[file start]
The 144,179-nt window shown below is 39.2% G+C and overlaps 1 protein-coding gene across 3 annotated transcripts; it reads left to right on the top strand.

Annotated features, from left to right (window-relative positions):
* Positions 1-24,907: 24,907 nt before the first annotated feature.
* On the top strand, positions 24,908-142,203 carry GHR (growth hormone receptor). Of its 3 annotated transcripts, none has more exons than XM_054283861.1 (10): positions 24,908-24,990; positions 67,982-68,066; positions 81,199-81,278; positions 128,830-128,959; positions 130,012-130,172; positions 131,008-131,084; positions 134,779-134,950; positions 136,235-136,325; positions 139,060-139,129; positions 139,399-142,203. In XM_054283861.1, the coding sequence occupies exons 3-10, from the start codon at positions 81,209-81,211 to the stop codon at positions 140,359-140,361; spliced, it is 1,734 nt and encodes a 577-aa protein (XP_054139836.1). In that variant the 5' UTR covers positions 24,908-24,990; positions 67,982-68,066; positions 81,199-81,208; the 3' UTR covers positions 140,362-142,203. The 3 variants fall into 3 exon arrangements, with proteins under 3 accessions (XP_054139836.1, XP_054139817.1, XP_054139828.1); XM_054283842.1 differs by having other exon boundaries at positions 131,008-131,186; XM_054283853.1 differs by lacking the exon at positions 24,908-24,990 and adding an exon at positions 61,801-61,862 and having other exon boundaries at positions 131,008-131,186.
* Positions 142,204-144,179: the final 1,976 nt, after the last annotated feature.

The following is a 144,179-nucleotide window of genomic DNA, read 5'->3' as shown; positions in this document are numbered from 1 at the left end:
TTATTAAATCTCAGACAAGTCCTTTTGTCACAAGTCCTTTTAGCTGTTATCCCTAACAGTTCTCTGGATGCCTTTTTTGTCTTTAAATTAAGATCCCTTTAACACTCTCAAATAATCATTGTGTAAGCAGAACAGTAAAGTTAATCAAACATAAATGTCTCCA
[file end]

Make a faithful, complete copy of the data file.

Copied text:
The 144,179-nt window shown below is 39.2% G+C and overlaps 1 protein-coding gene across 3 annotated transcripts; it reads left to right on the top strand.

Annotated features, from left to right (window-relative positions):
* Positions 1-24,907: 24,907 nt before the first annotated feature.
* On the top strand, positions 24,908-142,203 carry GHR (growth hormone receptor). Of its 3 annotated transcripts, none has more exons than XM_054283861.1 (10): positions 24,908-24,990; positions 67,982-68,066; positions 81,199-81,278; positions 128,830-128,959; positions 130,012-130,172; positions 131,008-131,084; positions 134,779-134,950; positions 136,235-136,325; positions 139,060-139,129; positions 139,399-142,203. In XM_054283861.1, the coding sequence occupies exons 3-10, from the start codon at positions 81,209-81,211 to the stop codon at positions 140,359-140,361; spliced, it is 1,734 nt and encodes a 577-aa protein (XP_054139836.1). In that variant the 5' UTR covers positions 24,908-24,990; positions 67,982-68,066; positions 81,199-81,208; the 3' UTR covers positions 140,362-142,203. The 3 variants fall into 3 exon arrangements, with proteins under 3 accessions (XP_054139836.1, XP_054139817.1, XP_054139828.1); XM_054283842.1 differs by having other exon boundaries at positions 131,008-131,186; XM_054283853.1 differs by lacking the exon at positions 24,908-24,990 and adding an exon at positions 61,801-61,862 and having other exon boundaries at positions 131,008-131,186.
* Positions 142,204-144,179: the final 1,976 nt, after the last annotated feature.

The following is a 144,179-nucleotide window of genomic DNA, read 5'->3' as shown; positions in this document are numbered from 1 at the left end:
TTATTAAATCTCAGACAAGTCCTTTTGTCACAAGTCCTTTTAGCTGTTATCCCTAACAGTTCTCTGGATGCCTTTTTTGTCTTTAAATTAAGATCCCTTTAACACTCTCAAATAATCATTGTGTAAGCAGAACAGTAAAGTTAATCAAACATAAATGTCTCCA